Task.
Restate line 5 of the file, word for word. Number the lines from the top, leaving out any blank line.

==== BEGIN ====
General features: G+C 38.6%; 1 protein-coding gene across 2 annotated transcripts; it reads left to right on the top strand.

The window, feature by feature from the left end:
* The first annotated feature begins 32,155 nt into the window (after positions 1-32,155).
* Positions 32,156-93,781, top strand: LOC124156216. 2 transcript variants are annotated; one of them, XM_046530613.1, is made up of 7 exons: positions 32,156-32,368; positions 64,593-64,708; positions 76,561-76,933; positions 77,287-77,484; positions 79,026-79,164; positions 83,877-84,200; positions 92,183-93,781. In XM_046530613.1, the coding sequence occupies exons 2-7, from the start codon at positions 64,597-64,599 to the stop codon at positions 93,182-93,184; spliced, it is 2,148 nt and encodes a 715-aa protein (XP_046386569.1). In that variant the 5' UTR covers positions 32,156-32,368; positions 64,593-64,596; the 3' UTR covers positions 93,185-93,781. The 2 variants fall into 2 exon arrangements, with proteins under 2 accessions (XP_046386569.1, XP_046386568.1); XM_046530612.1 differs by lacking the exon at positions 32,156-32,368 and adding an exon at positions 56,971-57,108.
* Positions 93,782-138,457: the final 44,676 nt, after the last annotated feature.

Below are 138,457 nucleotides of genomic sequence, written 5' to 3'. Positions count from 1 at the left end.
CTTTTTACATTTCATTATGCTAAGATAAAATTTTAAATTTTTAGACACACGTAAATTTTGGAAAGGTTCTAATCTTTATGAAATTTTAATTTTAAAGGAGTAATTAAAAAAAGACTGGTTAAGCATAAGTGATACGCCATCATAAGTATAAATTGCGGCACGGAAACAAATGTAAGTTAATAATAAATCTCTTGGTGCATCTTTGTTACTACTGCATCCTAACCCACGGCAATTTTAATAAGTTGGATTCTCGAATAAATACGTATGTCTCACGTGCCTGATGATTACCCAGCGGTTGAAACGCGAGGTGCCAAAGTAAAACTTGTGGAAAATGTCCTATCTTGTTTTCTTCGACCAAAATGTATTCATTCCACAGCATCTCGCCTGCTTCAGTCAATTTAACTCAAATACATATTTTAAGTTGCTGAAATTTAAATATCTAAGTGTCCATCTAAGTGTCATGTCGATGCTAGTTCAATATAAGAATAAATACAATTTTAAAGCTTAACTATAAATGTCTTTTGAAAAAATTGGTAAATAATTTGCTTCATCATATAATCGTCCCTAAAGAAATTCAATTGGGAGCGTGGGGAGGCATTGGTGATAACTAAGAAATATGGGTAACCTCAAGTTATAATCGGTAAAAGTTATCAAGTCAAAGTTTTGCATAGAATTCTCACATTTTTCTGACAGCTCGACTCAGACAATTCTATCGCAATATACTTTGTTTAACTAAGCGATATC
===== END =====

* Positions 93,782-138,457: the final 44,676 nt, after the last annotated feature.